Monday, February 14, 2011

No Upper Limit

An interesting component of a game I’ve been playing in a system called Savage Worlds is exploding dice. The only DnD equivalent being the critical hit system. The basics of exploding dice is this, If I roll the maximum number on a die, then I get to roll it again and add the result together with the original roll, indefinitely.

This system brings an interesting mechanic into play, the idea of no upper limit. Strictly speaking we may be playing the game somewhat inappropriately as some of the veterans are rusty, but as we’re playing it a huge amount of diversity is added to the game. Potentially an unskilled person could seemingly succeed on an extremely difficult task, and not only that, do it very well.

Thus the title, No Upper Limit. Theoretically the player could roll an infinite number, and while the system does not necessarily have no upper limit to the degrees of success (defeating the target number by 4 in most cases being the limit) it allows a crippled, inexperienced person in extremely unkind environment manage to do something amazingly well.

Most systems place a limit, sometimes a high one, but still a limit to the reach of the player’s success. For instance 3rd edition and 4th edition DnD offer a d20 + X to a roll. 1-20 doesn’t matter for a skill check, so your upper limit is 20+X, some DMs offering explosions, but officially none. In combat, a critical officially has a single explosion limit. GURPS 3rd and 4th editions also offer only rolling 3d6 and comparing to a stat offering only success or failure. Apparently the World of Darkness d10 system recently officially added exploding dice as well allowing a “10 again” system.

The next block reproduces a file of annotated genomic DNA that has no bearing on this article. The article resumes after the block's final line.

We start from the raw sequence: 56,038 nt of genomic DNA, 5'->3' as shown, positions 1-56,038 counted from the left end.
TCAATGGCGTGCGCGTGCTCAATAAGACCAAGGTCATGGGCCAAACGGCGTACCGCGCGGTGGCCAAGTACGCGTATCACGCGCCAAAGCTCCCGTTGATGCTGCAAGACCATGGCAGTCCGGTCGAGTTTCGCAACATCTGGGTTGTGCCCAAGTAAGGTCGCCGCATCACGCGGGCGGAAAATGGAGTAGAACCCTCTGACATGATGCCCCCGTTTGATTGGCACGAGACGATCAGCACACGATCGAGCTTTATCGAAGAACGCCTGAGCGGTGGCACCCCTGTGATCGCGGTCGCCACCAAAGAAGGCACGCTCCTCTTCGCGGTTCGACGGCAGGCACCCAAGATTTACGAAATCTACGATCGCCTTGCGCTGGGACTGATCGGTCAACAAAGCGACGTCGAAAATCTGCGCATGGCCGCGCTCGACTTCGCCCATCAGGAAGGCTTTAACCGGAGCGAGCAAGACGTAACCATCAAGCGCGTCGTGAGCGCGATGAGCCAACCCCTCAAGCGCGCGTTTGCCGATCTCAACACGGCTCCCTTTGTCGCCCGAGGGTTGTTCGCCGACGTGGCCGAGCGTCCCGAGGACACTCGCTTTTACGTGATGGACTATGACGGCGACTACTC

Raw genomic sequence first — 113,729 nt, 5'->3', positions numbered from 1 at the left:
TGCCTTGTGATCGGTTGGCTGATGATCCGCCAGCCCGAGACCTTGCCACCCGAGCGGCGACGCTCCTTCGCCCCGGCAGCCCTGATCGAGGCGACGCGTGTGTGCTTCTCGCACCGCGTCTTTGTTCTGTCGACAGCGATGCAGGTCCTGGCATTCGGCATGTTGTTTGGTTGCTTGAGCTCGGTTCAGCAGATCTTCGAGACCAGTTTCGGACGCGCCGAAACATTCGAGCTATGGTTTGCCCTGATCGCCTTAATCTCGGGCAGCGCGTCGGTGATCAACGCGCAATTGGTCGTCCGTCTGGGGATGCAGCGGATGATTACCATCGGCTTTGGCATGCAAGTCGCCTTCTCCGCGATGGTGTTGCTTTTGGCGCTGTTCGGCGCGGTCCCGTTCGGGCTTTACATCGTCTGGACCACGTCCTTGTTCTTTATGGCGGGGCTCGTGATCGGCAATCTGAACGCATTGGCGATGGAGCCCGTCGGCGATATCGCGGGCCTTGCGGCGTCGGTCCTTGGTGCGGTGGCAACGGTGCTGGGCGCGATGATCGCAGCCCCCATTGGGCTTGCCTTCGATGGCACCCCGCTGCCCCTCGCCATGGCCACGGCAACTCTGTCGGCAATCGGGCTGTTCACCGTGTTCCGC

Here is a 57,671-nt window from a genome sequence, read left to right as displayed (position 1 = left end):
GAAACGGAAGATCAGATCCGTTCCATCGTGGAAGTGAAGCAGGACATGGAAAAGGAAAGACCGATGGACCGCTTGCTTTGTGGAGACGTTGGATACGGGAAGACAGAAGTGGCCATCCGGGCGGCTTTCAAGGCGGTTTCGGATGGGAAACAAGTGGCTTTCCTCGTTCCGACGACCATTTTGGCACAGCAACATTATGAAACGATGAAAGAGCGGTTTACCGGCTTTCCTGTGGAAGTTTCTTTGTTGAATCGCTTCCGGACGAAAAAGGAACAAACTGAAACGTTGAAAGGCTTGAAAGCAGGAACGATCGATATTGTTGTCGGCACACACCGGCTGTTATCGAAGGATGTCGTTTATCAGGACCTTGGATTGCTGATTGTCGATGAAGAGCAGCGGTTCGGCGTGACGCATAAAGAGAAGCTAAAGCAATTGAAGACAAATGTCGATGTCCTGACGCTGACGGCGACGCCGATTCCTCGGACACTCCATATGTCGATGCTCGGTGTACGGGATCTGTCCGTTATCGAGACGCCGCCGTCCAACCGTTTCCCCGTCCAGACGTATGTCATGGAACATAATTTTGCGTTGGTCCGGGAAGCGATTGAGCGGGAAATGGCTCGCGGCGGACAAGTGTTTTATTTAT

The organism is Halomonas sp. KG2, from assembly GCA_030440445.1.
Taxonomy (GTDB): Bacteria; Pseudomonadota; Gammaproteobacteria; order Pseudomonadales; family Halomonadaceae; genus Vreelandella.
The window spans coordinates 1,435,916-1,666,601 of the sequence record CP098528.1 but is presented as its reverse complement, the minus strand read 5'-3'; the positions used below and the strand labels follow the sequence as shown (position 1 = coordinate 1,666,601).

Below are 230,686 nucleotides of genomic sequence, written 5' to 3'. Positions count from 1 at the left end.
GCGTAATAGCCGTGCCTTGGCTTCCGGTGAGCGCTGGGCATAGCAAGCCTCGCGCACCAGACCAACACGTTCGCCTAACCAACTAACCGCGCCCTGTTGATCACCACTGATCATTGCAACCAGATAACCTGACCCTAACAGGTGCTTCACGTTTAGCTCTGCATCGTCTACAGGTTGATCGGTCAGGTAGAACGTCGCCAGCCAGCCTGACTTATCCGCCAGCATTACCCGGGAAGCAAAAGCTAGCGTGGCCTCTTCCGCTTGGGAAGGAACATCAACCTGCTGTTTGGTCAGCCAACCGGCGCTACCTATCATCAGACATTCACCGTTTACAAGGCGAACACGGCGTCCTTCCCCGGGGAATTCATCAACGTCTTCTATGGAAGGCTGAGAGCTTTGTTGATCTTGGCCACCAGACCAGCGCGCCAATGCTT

An interesting note on both systems that use this explosion method and the systems that don’t. Relatively speaking from my mediocre experience with different systems, and with exception to the recent 4th edition DnD, the more complicated systems with less generalized abilities have upper limits. The systems that generalize things such as shooting skills and athletics don’t. Does this lead to more powerful generally able players? I think definitely, is this desirable? Perhaps not for my system, but I do think it allows for a great deal of tension, allowing everything to hinge on one player’s unskilled attempt at something VERY difficult. Our party was saved last night from imprisonment and torture due to unskilled attempts.

The blind warrior used an unskilled lockpicking attempt on his cell door while I distracted the guard with an unskilled taunt. This followed with an unskilled stealth check as the warrior approached the guard followed by my barely skilled attempt to help subdue the guard with my strangling them with shackles… And so on… Without weapons, companions, and my case even my spells, the night was a long series of unskilled checks we could all have a chance to succeed at, and in many cases did so. Of coarse, when our true power was unleashed, we finally became competent and powerful, the encounters cleverly scaling up. Maybe the GM was just realizing our characters were perhaps too powerful and throwing everything he could at us.

No upper limit, or perhaps, always a chance to succeed. Something to think about.

Tuesday, February 8, 2011